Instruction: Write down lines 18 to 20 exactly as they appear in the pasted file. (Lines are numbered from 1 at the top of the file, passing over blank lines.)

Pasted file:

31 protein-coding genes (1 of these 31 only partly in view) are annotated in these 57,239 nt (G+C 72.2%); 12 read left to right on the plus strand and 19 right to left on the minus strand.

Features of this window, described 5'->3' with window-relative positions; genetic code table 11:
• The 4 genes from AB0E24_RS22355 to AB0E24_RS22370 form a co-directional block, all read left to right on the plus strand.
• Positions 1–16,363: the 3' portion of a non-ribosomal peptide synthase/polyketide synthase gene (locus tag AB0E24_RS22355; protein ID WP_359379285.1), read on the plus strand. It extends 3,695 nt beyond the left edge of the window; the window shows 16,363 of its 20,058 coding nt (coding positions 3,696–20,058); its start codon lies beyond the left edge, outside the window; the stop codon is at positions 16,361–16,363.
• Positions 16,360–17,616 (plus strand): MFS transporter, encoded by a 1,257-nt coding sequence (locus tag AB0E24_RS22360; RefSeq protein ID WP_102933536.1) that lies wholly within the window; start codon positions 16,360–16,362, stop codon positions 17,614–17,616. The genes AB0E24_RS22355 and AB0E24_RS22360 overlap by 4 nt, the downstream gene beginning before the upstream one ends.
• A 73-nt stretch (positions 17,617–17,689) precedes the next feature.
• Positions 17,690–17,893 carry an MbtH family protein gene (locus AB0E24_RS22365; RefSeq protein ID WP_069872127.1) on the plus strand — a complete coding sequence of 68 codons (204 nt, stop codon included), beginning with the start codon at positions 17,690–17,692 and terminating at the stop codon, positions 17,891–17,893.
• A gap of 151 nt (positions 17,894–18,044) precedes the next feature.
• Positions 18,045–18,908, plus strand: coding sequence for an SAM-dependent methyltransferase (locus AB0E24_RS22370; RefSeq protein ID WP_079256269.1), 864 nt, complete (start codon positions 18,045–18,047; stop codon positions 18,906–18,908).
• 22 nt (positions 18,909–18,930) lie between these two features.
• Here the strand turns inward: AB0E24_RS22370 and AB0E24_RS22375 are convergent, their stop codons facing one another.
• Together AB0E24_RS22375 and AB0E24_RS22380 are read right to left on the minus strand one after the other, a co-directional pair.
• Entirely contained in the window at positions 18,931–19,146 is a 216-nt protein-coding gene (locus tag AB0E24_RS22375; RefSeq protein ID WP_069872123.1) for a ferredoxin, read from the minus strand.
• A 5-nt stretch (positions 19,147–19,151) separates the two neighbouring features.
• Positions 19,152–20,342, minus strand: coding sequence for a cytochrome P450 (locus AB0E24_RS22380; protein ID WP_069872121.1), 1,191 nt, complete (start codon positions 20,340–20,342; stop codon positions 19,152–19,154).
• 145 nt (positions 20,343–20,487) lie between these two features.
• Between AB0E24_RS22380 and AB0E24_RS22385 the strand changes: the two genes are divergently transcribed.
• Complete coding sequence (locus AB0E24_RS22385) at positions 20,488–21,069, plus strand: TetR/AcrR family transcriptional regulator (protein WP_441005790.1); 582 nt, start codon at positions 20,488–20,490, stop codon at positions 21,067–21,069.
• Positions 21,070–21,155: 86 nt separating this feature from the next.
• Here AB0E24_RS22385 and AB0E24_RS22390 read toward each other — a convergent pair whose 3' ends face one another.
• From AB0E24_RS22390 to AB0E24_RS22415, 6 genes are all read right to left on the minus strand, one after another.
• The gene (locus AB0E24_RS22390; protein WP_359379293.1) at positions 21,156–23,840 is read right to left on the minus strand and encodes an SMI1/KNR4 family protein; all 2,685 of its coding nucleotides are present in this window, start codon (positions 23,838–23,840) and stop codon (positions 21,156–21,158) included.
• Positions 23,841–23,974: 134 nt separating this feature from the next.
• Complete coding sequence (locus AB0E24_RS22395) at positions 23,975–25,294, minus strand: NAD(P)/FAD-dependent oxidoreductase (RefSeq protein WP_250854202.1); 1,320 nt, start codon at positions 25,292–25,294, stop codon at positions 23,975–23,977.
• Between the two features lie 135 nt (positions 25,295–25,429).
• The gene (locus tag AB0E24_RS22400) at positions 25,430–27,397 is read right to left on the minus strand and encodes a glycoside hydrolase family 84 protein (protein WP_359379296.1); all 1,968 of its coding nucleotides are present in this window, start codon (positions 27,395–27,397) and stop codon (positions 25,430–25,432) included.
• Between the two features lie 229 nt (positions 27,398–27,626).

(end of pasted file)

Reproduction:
• Complete coding sequence (locus AB0E24_RS22385) at positions 20,488–21,069, plus strand: TetR/AcrR family transcriptional regulator (protein WP_441005790.1); 582 nt, start codon at positions 20,488–20,490, stop codon at positions 21,067–21,069.
• Positions 21,070–21,155: 86 nt separating this feature from the next.
• Here AB0E24_RS22385 and AB0E24_RS22390 read toward each other — a convergent pair whose 3' ends face one another.